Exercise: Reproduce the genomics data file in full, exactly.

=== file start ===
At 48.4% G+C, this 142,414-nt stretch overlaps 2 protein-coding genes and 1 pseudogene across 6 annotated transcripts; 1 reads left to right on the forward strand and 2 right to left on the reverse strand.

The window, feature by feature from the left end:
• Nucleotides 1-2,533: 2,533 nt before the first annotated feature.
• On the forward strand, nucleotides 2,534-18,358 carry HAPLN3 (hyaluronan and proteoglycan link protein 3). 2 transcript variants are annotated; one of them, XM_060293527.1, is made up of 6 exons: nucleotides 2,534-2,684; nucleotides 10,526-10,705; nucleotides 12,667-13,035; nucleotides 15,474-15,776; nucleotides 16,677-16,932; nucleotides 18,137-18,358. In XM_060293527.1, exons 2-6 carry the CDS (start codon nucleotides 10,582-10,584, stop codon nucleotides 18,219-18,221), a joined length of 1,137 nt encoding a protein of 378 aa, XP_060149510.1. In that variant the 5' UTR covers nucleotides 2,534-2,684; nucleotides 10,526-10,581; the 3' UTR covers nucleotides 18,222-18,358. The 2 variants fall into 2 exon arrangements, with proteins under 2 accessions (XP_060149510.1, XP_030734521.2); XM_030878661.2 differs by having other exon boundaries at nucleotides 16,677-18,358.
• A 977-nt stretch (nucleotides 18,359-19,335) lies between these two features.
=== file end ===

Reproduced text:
At 48.4% G+C, this 142,414-nt stretch overlaps 2 protein-coding genes and 1 pseudogene across 6 annotated transcripts; 1 reads left to right on the forward strand and 2 right to left on the reverse strand.

The window, feature by feature from the left end:
• Nucleotides 1-2,533: 2,533 nt before the first annotated feature.
• On the forward strand, nucleotides 2,534-18,358 carry HAPLN3 (hyaluronan and proteoglycan link protein 3). 2 transcript variants are annotated; one of them, XM_060293527.1, is made up of 6 exons: nucleotides 2,534-2,684; nucleotides 10,526-10,705; nucleotides 12,667-13,035; nucleotides 15,474-15,776; nucleotides 16,677-16,932; nucleotides 18,137-18,358. In XM_060293527.1, exons 2-6 carry the CDS (start codon nucleotides 10,582-10,584, stop codon nucleotides 18,219-18,221), a joined length of 1,137 nt encoding a protein of 378 aa, XP_060149510.1. In that variant the 5' UTR covers nucleotides 2,534-2,684; nucleotides 10,526-10,581; the 3' UTR covers nucleotides 18,222-18,358. The 2 variants fall into 2 exon arrangements, with proteins under 2 accessions (XP_060149510.1, XP_030734521.2); XM_030878661.2 differs by having other exon boundaries at nucleotides 16,677-18,358.
• A 977-nt stretch (nucleotides 18,359-19,335) lies between these two features.